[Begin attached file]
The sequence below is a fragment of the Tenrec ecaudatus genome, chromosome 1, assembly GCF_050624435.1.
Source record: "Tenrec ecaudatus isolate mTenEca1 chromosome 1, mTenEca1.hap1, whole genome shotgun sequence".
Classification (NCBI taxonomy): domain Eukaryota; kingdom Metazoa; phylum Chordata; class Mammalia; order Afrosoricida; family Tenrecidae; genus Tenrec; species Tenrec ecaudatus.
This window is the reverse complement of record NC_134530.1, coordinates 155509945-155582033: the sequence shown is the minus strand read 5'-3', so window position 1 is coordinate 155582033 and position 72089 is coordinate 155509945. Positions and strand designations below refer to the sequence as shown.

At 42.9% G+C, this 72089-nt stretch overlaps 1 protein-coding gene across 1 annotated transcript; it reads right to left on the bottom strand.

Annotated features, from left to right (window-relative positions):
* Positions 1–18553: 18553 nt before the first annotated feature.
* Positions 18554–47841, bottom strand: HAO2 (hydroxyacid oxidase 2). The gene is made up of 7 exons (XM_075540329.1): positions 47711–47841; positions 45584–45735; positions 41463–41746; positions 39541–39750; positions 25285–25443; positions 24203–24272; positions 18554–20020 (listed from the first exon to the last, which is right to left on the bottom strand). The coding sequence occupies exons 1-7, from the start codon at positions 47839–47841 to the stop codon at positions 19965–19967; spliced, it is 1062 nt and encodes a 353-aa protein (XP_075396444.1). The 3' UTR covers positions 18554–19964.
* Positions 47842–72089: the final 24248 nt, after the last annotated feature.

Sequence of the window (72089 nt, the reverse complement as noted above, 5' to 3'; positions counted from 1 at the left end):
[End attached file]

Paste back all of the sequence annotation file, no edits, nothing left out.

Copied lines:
The sequence below is a fragment of the Tenrec ecaudatus genome, chromosome 1, assembly GCF_050624435.1.
Source record: "Tenrec ecaudatus isolate mTenEca1 chromosome 1, mTenEca1.hap1, whole genome shotgun sequence".
Classification (NCBI taxonomy): domain Eukaryota; kingdom Metazoa; phylum Chordata; class Mammalia; order Afrosoricida; family Tenrecidae; genus Tenrec; species Tenrec ecaudatus.
This window is the reverse complement of record NC_134530.1, coordinates 155509945-155582033: the sequence shown is the minus strand read 5'-3', so window position 1 is coordinate 155582033 and position 72089 is coordinate 155509945. Positions and strand designations below refer to the sequence as shown.

At 42.9% G+C, this 72089-nt stretch overlaps 1 protein-coding gene across 1 annotated transcript; it reads right to left on the bottom strand.

Annotated features, from left to right (window-relative positions):
* Positions 1–18553: 18553 nt before the first annotated feature.
* Positions 18554–47841, bottom strand: HAO2 (hydroxyacid oxidase 2). The gene is made up of 7 exons (XM_075540329.1): positions 47711–47841; positions 45584–45735; positions 41463–41746; positions 39541–39750; positions 25285–25443; positions 24203–24272; positions 18554–20020 (listed from the first exon to the last, which is right to left on the bottom strand). The coding sequence occupies exons 1-7, from the start codon at positions 47839–47841 to the stop codon at positions 19965–19967; spliced, it is 1062 nt and encodes a 353-aa protein (XP_075396444.1). The 3' UTR covers positions 18554–19964.
* Positions 47842–72089: the final 24248 nt, after the last annotated feature.

Sequence of the window (72089 nt, the reverse complement as noted above, 5' to 3'; positions counted from 1 at the left end):